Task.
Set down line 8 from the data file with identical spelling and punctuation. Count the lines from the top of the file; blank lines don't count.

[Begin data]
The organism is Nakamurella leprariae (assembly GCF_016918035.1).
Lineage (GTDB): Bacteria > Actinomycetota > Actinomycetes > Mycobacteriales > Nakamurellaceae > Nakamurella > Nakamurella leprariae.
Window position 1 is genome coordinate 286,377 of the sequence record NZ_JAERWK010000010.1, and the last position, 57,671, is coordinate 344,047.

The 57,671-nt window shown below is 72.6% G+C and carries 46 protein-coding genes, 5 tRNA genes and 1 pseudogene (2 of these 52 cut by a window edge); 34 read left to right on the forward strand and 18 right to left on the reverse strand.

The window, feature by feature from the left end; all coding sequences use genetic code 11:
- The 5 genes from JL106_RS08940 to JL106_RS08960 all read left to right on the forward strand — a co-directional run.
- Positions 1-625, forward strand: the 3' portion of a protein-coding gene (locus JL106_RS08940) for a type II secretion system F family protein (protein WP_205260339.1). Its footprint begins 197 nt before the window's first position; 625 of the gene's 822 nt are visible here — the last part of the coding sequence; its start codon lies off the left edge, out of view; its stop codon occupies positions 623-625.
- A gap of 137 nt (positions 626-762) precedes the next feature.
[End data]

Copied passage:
- A gap of 137 nt (positions 626-762) precedes the next feature.